Under the Education Act 2002 (section 175/157), schools must “make arrangements to safeguard and promote the welfare of children”.
We will endeavour to provide a safe and welcoming environment where children are respected and valued.
The school will therefore be alert to signs of abuse and neglect and will follow the Local Safeguarding Children Board (LSCB) procedures to ensure that children receive appropriate and effective support and protection.
Parents/carers should know that the law requires all school staff to pass on information which gives rise to a concern about a child’s welfare, including risk from neglect, physical, emotional or sexual abuse. The school should make parents/carers aware that records of welfare concerns may be kept about their child. They should be informed that school staff will seek, in general, to discuss any concerns with them including referrals to other agencies. However, in situations where the child is suspected to be at risk of harm, the law says that schools may take advice from other agencies without informing parents/carers.
In accordance with local Information Sharing protocols, we will ensure that information is shared securely and sensitively. Information will only be shared with other services where it is deemed necessary and proportionate to ensure that children and young people are safe and receive the right service.
Schools will seek advice from Social Care when they have reasonable cause to suspect a child may be suffering or likely to suffer significant harm. Occasionally, concerns are passed on which are later shown to be unfounded. Parents/carers will appreciate that the member of staff in the school with responsibility for child protection (known as the Designated Person for Child Protection) was carrying out their responsibilities in accordance with the law and acting in the best interests of all children.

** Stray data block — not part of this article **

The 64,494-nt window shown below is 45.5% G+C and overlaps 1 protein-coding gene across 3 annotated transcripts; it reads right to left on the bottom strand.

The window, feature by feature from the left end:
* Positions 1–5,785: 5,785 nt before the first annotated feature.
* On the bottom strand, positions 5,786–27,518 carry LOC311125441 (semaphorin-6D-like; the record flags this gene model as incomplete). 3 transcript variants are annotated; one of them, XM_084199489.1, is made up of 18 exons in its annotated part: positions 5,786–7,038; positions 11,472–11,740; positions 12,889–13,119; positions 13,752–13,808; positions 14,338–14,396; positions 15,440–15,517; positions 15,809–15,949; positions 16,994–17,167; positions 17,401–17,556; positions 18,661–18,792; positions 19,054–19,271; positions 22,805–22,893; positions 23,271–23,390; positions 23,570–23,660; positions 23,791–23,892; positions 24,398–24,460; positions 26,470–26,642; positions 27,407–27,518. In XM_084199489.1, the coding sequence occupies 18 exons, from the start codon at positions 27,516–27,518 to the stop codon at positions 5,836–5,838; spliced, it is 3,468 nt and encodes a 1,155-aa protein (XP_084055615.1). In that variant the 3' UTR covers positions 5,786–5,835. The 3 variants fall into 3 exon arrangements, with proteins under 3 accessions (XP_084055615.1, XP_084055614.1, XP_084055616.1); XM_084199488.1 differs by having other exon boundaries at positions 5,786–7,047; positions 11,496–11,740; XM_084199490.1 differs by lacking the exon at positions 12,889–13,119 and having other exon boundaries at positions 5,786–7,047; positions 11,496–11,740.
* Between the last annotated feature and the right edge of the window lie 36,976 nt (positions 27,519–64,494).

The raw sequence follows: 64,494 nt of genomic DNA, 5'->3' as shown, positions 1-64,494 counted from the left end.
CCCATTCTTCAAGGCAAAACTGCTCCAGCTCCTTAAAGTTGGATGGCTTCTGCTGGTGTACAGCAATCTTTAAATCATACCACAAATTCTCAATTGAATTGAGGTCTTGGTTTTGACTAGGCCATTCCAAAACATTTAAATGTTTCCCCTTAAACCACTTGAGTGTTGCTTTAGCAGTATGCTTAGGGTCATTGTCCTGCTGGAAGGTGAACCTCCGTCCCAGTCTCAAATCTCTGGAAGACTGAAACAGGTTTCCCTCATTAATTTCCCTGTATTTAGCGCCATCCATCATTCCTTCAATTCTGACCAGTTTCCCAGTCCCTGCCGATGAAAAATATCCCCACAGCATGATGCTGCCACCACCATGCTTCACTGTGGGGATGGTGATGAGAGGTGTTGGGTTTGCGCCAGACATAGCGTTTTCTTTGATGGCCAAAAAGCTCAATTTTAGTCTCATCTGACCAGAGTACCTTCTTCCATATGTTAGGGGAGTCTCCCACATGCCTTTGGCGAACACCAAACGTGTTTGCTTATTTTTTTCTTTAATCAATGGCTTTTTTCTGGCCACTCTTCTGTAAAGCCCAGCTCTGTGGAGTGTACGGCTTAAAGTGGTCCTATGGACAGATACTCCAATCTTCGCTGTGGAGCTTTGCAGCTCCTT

Under Section 3 (5) of the Children Act 1989, schools or any person who has care of a child “may….do what is reasonable in all the circumstances of the case for the purpose of safeguarding or promoting the child’s welfare”. This means that on rare occasions, a school may need to “hold” a child in school whilst Social Care and the police investigate any concerns further.
What to do if your child goes missing
Our Child Protection trained staff:
|Janet Collings||Family Liaison Officeremail@example.com|
|Sarah Hasler||House Leaderfirstname.lastname@example.org|
|Sarah Letherby||SEN Manager & Teacher of PEemail@example.com|
|Katie Daniell||House Leaderfirstname.lastname@example.org|
|Ross Knappett||Sports Centre Manageremail@example.com|
|Matt Diston||Academy Councilfirstname.lastname@example.org|
For a further read, please see our policies below:
- NCA Safeguarding and Child Protection Policy Updated October 2017
- Whistle Blowing Policy
- Working Together to Safeguard Children
- Keeping Children Safe In Education DFE
- E Safety Digital Parenting
- Safeguarding update 2017
- E-Safety Fact Sheet
- Basic Child Protection Booklet 2017
- Prevent Duty
- What to do if you are worried a child is being abused
CMAT Child Protection Policies:
- CMAT Counselling Procedure
- CMAT E-Safety Policy
- CMAT Guidance lone working and home visits
- CMAT Home Visits Guidance and Procedures
- CMAT Physical Restraint Guidance
- CMAT Substance misuse and education policy 2016
- CMAT volunteers and visitors policy
- CMAT Anti-bullying policy
- CMAT Attendance Policy July 2017
- CMAT Code of Conduct safer working practices 2015
- CMAT Promoting Equality & Diversity 2017